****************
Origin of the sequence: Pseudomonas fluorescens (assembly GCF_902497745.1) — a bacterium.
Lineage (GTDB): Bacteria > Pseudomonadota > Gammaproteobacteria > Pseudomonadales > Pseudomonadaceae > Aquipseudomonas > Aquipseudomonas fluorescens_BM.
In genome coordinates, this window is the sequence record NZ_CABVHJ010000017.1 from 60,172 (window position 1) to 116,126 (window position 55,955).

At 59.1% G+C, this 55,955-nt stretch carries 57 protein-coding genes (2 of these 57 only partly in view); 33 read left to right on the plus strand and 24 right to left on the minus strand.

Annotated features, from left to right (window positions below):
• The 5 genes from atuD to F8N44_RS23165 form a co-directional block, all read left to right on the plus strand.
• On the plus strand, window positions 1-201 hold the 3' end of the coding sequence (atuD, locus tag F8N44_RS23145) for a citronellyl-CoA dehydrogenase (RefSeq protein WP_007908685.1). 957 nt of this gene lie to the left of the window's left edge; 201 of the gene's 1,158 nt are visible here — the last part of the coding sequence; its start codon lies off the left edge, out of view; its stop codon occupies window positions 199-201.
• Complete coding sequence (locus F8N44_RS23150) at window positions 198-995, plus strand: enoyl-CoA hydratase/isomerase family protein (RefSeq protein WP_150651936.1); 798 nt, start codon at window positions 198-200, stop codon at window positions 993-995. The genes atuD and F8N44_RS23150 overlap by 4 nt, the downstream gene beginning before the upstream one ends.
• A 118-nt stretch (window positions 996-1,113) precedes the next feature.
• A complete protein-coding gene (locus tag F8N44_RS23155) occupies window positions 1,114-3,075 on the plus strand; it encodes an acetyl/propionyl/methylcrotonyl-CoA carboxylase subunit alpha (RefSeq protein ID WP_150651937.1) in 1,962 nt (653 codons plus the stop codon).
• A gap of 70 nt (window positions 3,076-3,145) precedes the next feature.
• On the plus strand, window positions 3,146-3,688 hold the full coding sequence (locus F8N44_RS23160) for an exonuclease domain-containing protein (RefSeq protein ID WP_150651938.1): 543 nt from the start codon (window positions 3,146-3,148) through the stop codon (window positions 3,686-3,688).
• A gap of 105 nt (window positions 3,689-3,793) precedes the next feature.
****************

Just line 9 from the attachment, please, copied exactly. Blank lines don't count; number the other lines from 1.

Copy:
• A 118-nt stretch (window positions 996-1,113) precedes the next feature.